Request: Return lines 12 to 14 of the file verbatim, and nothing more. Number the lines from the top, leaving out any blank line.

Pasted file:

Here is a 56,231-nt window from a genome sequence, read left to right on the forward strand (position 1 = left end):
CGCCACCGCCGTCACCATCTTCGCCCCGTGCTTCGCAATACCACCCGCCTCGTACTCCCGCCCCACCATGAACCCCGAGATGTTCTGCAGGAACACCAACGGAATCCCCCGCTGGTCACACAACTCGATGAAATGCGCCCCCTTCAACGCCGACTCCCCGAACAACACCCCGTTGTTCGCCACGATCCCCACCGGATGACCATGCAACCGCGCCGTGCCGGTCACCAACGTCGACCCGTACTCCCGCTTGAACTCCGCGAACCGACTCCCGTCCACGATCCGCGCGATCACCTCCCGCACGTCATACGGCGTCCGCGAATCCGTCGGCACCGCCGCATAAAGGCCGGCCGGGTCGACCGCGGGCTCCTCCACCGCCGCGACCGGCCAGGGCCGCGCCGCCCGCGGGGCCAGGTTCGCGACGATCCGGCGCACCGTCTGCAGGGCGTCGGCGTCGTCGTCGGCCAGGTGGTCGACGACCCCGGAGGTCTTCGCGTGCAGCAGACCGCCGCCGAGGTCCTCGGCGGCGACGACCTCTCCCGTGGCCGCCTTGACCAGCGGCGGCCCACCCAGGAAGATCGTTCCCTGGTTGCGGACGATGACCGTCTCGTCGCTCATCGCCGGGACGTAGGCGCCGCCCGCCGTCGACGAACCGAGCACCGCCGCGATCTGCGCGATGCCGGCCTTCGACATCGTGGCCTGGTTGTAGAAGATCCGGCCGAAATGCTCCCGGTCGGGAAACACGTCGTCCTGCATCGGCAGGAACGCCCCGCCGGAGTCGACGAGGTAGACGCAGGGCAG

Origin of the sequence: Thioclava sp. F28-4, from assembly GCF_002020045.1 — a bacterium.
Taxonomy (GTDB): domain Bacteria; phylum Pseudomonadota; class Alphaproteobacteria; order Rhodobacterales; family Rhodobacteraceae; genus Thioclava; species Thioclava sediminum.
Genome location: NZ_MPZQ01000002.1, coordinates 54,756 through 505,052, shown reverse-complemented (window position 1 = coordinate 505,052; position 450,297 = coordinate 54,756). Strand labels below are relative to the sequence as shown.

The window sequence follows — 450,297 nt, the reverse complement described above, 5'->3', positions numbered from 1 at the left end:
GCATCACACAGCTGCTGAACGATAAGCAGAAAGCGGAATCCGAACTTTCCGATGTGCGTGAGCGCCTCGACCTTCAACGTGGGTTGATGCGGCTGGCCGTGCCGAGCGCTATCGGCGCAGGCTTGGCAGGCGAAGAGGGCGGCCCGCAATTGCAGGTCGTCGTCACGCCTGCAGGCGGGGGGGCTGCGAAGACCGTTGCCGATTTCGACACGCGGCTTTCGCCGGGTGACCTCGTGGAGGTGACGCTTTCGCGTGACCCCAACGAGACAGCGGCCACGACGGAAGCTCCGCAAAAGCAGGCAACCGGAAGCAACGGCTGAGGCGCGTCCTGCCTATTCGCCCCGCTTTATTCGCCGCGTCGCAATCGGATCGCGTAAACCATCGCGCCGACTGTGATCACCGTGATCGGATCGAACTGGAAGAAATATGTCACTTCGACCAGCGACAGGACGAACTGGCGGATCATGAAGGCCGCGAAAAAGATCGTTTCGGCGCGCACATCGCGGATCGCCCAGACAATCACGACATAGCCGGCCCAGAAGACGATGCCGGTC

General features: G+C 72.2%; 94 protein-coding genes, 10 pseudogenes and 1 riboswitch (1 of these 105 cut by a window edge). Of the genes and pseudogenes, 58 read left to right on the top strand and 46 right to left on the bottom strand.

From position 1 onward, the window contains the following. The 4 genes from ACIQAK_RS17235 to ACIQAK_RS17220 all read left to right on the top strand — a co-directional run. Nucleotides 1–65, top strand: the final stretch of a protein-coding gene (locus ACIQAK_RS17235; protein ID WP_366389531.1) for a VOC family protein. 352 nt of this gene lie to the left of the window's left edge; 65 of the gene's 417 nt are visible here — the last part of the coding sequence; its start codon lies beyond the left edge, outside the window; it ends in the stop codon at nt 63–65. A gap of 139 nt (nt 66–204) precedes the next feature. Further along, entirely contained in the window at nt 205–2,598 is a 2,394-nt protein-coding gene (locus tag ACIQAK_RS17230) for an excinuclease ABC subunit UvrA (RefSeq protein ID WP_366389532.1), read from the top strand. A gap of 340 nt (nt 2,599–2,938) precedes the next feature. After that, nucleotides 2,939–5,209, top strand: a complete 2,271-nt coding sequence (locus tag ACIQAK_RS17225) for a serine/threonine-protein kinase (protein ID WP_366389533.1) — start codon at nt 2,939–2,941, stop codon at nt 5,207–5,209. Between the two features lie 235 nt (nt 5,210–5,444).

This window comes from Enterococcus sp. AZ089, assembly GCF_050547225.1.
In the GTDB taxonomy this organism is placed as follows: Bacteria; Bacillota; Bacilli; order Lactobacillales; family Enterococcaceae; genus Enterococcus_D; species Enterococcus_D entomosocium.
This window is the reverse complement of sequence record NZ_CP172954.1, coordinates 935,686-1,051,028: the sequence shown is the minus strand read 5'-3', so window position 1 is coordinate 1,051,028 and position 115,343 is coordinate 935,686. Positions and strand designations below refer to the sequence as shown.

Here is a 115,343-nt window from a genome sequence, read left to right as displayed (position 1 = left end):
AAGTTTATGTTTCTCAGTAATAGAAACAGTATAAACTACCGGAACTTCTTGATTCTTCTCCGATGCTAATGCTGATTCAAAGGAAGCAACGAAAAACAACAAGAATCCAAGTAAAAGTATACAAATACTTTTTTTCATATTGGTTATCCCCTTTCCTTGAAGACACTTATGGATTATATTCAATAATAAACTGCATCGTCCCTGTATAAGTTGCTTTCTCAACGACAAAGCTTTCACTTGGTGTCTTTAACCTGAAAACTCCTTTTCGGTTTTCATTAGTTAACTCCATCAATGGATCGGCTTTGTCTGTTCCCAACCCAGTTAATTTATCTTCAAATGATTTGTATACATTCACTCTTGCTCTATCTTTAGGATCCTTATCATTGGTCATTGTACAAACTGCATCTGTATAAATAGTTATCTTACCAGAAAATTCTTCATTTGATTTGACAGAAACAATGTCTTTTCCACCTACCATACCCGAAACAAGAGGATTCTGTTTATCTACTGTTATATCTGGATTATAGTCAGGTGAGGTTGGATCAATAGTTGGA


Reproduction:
This window is the reverse complement of sequence record NZ_CP172954.1, coordinates 935,686-1,051,028: the sequence shown is the minus strand read 5'-3', so window position 1 is coordinate 1,051,028 and position 115,343 is coordinate 935,686. Positions and strand designations below refer to the sequence as shown.

Here is a 115,343-nt window from a genome sequence, read left to right as displayed (position 1 = left end):
AAGTTTATGTTTCTCAGTAATAGAAACAGTATAAACTACCGGAACTTCTTGATTCTTCTCCGATGCTAATGCTGATTCAAAGGAAGCAACGAAAAACAACAAGAATCCAAGTAAAAGTATACAAATACTTTTTTTCATATTGGTTATCCCCTTTCCTTGAAGACACTTATGGATTATATTCAATAATAAACTGCATCGTCCCTGTATAAGTTGCTTTCTCAACGACAAAGCTTTCACTTGGTGTCTTTAACCTGAAAACTCCTTTTCGGTTTTCATTAGTTAACTCCATCAATGGATCGGCTTTGTCTGTTCCCAACCCAGTTAATTTATCTTCAAATGATTTGTATACATTCACTCTTGCTCTATCTTTAGGATCCTTATCATTGGTCATTGTACAAACTGCATCTGTATAAATAGTTATCTTACCAGAAAATTCTTCATTTGATTTGACAGAAACAATGTCTTTTCCACCTACCATACCCGAAACAAGAGGATTCTGTTTATCTACTGTTATATCTGGATTATAGTCAGGTGAGGTTGGATCAATAGTTGGA